How to Draw Cartoons > Political cartoons

Cartooning is a funny business, but when it comes to the editorial page there is no kidding around. The cartoon is found here by virtue of the ancient maxim that "one picture is worth a thousand words." Newspaper editors know the reluctance on the part of readers to wade through monotonous columns of print - hence, the political cartoon. Typography keeps improving all the time but it still hasn't been able to take the place of a drawing!

All cartoons are, in a way, a mirror of the times but the political cartoon is most exclusively that. A study of this Republic since it was founded shows that engravings based on current topics were most instrumental in shaping the course of policy and politics. The pen, indeed, is mightier than the sword - especially when dipped in India ink!

Many social reforms that we enjoy today were instigated originally by political cartoons.

the nervous cartoonist


Various causes such as Child Labor, The Eight Hour Day, Women's Suffrage, Trust Busting and Free Education began right on the drawing boards of men like Kemble, Sullivant, Davenport, Opper, McCutcheon, T. E. Powers and Art Young, whose graphic portrayals of existing evils aroused a lethargic public to press their legislators for action.

The symbol of Prohibition, a gaunt undertaker with an umbrella, invented by Rollin Kirby, did much to destroy the 18th Amendment. And further back, in the nineteenth century, it was Thomas Nast whose drawings slew Boss Tweed and ended the political corruption of that era. "Political cartoons can break my bones, but names can never harm me," Tweed might have parodied in those days. Many another Goliath of corruption has been felled by a political cartoonist's slingshot.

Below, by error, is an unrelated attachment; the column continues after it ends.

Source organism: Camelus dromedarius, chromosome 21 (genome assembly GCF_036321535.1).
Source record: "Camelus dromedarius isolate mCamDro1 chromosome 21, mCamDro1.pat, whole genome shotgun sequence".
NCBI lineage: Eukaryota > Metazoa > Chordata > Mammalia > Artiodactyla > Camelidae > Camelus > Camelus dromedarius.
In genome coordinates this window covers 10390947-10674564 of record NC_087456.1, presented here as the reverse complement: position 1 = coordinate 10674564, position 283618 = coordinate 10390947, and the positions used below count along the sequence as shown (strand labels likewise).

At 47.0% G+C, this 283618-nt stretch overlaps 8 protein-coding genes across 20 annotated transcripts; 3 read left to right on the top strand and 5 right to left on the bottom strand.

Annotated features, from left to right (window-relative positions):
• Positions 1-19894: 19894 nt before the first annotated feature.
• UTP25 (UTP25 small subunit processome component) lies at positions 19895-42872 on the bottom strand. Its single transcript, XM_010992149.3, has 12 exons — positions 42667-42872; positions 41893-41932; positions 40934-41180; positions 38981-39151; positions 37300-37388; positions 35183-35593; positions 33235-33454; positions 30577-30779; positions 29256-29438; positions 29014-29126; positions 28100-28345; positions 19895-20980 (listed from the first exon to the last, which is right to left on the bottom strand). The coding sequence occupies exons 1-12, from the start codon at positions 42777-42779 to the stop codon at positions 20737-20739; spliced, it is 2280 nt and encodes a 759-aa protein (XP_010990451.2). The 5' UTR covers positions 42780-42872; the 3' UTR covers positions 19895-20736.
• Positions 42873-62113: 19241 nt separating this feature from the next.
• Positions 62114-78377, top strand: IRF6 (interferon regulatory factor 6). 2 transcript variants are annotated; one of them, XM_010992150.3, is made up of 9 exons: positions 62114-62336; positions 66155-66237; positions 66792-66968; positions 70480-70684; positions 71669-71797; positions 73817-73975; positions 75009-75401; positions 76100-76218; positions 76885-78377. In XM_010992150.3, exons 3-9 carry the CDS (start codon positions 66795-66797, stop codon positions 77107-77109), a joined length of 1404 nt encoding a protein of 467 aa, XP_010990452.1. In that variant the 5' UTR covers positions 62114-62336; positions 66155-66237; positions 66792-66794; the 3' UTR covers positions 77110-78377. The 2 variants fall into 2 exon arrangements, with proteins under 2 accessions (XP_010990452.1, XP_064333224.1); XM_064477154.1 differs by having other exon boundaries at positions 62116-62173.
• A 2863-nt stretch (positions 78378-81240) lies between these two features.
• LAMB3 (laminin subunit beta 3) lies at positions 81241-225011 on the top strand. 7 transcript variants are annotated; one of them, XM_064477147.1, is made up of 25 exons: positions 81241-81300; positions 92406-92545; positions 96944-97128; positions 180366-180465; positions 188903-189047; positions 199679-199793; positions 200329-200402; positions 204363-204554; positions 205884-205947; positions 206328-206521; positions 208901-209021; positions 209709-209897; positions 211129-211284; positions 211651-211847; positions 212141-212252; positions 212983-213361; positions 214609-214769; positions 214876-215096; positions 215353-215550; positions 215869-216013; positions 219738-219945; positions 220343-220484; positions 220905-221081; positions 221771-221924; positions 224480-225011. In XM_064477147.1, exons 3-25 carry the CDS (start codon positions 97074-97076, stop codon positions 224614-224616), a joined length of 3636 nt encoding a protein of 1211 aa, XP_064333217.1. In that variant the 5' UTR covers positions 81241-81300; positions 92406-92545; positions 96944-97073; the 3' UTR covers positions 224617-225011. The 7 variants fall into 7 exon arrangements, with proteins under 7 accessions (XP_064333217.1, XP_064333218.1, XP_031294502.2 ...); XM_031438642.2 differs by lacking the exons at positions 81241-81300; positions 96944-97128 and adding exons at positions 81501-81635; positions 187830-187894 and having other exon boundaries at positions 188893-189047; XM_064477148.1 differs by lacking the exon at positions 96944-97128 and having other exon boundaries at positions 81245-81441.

study the best cartoons

In the hands of a capable craftsman, the political cartoon is a most effective weapon of propaganda. Whom he loves, walks in beauty. Whom he hates, is likened to the lowliest denizen of the underbrush.

Hell hath no fury like a political cartoonist!

Requirements: Must have great skill as an artist. Drawings must frequently contain simple dignity on some days, as well as blistering irony on others. Must maintain an up-to-the-minute grasp of local, state, and world affairs. Must possess talent for caricature since likenesses are so often called for. Must have sense of humor that can be translated into politics.

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Political symbols

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